On Sunday, we did our first big inspection with the Olga hive after having sealed her up for winter and my goodness was she active! With the sun and balmy forty something degree temperatures, we expected some activity, but they were buzzing around like crazy. I didn't realize how much I missed them, missed the smell of the smoker, the smell of the wax and hive, the buzz and hum of happy bees.
Here's my faithful bee assistant poking the bees during the inspection. Actually, Mr. Neil is not poking the bees, he's doing them a great service of removing a layer of dead bees that have built up at the bottom of the hive. There were so many that they were blocking the bottom entrance.
Ewww - a whole layer of dead, wet bees. We were a little alarmed to find that in the corner was a frozen puddle of bees. After Mr. Neil scraped out the bees, we decided to turn the hive around so that future moisture would be able to roll out, rather than collect in the hive. We did leave a hole open on the other side so that workers who were out foraging could find a way back in without too much confusion.
Part of the inspection included checking their food reserves. I had put in a pollen patty a couple of weeks ago (that's how bees get their protein). Last time, there was half of the one I left them last fall and I put in a fresh one for good measure. Sunday, there was only half of the fresh one left. I have a feeling that next weekend I will need to put in a new one. We checked for signs of brood. If there were three to six frames with brood, I was to switch the top box with the center box. I found three frames of brood, not a huge amount, but brood none the less. We went ahead and switched them.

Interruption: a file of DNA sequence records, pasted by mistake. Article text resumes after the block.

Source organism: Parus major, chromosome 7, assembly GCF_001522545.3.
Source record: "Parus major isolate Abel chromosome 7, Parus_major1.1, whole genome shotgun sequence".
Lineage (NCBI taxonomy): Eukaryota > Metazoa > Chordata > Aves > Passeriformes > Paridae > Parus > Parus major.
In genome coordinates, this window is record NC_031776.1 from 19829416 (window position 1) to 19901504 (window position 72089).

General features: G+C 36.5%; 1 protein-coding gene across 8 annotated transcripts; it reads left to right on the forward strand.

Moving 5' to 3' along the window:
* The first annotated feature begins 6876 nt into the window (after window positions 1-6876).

Olga still had some good honey stores left--I think she's going to be busting out all over with honey this summer. She already provided us with extra honey her first year. I'm betting this summer will be intense. We noticed a weakness in the corner of the hive that had let in some moisture, probably from the last snow storm (the wind blew off the insulation and since it had been fairly warm we left it off). You can see it in the corner--the mold is the black stuff. The bees were probably soon going to cover the fungus with propolis, but we scraped it off.
While we were getting all of this done, the workers came out and completely covered us. Above is Non Birding Bill (say it like Eddie Izzard with me) "Covered In Bees!" Even though they covered us, they didn't really seem all that angry, they were more curious (I'd like to say, happy to see us, but that would be anthropomorphic now, wouldn't it).
We kept smoking our suits, but they would just come right back. Above, NBB is smoking Mr. Neil. For some reason, Mr. Neil decided to start our bee-venture by forgoing the sensible hood on his suit and putting on our spare pith helmet with bee net. It looked good, but left a space on his neck for bees to crawl in, so after much smoking and removal of bees, he put on his helmet.
The bees were really, really interested in the tops of our hoods. I noted this on Mr. Neil and NBB and tried to get them to pose bent over side by side because, together they looked like an odd pair of boobs with nipples made of bees, but when they realized what I was doing, they stood up.
Bee season has officially begun.
And to give you an idea of how loud our girls are on a forty degree spring day, here's a video. NBB says that if you listen to it with your eyes closed, it sounds like we're doing something naughty.